Q: Why does previous experience matter so much in the corrections sector?
Rick: While laying a solid foundation with the right strategy and partners engaged is key for all sectors, there are also many critical items that are specific to the justice and corrections market sector. There are a myriad of interconnected project elements, like security, rear vs. front chases, furnishings, specialized painting, and cell types that are important to understand fully in order to implement properly. For example, it’s imperative to make sure all cell fixtures are anti-ligature and all gaps are covered with security sealant. Failure to account for this in the beginning can lead to change orders, ultimately adding scope and cost to fix properly. It’s imperative to understand and plan for these early and throughout the project.
Q: As a young project manager learning the justice/correctional sector, what’s one piece of advice you’d give to owners?
Alex: It’s vital to find a trustworthy company with reputable on-site experience early in the development process. Equally as important, if not more important, is having personnel within the company that are well-connected and respected within the justice/correctional sector. Having relationships directly with vendors and installers can be extremely beneficial over the life of the project – from determining what cell type and cell construction is the best for your application to giving valuable input and providing real-life experience through the design review phases. Additionally direct relationships with vendors and installers can ensure scopes are being completely covered and competitive bidding is occurring, while also providing a quality product on time and within budget with the many nuances present in this sector of work. At BELL, we are lucky enough to have Rick Bruining as our Justice lead. Rick knows almost every player in the justice/correctional sector and brings these relationships to the table for our projects.
Q: What should owners know about the benefits of prefab cells?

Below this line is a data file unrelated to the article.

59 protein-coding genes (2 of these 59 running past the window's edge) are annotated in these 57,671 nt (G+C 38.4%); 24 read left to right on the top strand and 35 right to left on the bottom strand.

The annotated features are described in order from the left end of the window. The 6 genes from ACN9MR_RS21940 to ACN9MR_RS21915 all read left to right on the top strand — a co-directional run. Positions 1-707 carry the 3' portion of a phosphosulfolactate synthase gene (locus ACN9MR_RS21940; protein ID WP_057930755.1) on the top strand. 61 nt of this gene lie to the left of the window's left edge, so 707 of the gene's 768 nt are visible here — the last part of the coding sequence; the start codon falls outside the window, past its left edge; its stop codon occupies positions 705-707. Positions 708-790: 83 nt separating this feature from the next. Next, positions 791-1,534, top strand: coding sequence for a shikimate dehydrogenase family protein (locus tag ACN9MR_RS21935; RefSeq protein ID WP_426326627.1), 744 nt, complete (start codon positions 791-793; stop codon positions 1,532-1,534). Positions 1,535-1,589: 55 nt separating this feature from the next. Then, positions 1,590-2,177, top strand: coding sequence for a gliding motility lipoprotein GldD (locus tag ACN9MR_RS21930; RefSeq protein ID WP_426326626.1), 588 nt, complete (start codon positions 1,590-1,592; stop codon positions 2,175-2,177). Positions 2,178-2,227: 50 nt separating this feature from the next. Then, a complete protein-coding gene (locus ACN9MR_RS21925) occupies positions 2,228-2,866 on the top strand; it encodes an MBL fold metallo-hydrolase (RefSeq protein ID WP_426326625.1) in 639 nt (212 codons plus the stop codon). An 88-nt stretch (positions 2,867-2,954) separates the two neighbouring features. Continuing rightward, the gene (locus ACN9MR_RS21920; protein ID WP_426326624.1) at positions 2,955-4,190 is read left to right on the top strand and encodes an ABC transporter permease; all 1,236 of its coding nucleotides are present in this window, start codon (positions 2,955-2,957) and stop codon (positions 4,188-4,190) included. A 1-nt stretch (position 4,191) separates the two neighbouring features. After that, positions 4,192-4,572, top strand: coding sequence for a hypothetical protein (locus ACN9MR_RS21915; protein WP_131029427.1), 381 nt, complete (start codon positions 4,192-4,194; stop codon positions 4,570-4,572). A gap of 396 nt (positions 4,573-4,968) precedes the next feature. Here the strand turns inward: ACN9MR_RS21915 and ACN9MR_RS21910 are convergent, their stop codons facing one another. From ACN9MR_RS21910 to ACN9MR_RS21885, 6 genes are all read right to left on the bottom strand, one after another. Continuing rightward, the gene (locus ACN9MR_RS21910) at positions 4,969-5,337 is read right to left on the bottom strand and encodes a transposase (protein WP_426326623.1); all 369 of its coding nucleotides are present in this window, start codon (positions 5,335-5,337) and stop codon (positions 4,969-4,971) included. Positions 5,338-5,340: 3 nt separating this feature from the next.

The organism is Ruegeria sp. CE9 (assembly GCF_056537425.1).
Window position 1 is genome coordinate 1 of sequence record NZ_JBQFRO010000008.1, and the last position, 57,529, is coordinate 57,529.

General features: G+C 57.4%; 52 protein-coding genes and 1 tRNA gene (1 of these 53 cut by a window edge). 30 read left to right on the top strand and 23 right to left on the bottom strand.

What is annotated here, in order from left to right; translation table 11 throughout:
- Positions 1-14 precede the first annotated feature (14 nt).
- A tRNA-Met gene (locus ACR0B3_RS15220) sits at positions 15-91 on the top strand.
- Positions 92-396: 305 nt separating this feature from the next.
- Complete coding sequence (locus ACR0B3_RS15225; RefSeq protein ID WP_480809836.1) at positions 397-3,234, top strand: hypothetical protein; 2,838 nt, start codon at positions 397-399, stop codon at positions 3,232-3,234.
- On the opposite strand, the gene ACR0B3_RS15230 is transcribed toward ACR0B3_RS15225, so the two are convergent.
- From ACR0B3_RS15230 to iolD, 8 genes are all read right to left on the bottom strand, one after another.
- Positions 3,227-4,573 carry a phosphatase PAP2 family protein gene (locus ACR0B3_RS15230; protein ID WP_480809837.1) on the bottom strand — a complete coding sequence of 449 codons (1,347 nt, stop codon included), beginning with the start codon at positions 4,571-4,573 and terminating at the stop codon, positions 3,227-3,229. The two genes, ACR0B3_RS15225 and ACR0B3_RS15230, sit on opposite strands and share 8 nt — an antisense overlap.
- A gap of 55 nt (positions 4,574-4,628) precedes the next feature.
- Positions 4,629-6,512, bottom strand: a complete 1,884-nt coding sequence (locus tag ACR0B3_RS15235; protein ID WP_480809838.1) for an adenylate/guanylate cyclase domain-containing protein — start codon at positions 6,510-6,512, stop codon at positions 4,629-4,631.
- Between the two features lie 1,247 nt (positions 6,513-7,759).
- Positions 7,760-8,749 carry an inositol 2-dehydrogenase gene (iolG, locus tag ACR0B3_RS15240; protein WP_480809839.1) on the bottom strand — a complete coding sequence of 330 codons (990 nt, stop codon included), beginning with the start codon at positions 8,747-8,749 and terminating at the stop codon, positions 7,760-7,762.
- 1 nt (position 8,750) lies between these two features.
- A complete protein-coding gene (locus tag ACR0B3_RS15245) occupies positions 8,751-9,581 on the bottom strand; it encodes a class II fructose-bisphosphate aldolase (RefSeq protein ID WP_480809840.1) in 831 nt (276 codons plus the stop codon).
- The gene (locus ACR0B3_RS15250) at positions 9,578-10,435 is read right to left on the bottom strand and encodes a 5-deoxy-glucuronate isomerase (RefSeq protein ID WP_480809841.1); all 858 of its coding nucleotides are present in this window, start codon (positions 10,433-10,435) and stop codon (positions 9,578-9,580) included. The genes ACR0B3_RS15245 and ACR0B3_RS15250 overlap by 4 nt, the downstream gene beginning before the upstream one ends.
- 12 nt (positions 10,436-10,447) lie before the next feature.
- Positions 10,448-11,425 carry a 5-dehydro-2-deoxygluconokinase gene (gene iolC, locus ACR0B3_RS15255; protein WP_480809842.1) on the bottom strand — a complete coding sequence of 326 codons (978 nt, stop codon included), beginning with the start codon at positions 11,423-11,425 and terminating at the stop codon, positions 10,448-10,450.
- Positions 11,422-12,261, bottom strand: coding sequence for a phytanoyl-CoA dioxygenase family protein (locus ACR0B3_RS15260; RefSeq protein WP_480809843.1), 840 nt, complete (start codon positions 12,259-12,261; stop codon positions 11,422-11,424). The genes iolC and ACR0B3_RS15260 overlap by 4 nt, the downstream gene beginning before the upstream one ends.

Alex: There are a number of benefits for the use of prefabricated cells. Depending on the type, the benefits vary. In the case of prefabricated concrete cells, they can become part of the building structure, saving time and cost from having these separate. As far as prefabricated steel cells are concerned, they are fabricated off-site at the same time as the building is being erected. Once the building is erected, the cells are delivered and fed through an opening in the building. This can be extremely beneficial for a project’s schedule and can save money. Regardless of which prefabricated cell is chosen, they are built by firms that construct cells for a living. The quality will be impeccable and typically better than if they are built on-site under most job site conditions. Cell manufacturers are typically up-to-date on the latest correctional, Americans with Disabilities Act (ADA) and building standards, so there is less worry about the product not meeting code or being rejected by the Authorities Having Jurisdiction (AHJ).
BELL has been a leader in the corrections and justice industry for nearly 50 years. Our experience enables us to put the right people on the team, create a realistic budget and use data to complete a job. This expertise ultimately results in a successful project and trusted client/partner relationship for many years to come.
Have questions about justice and corrections construction? Please contact us.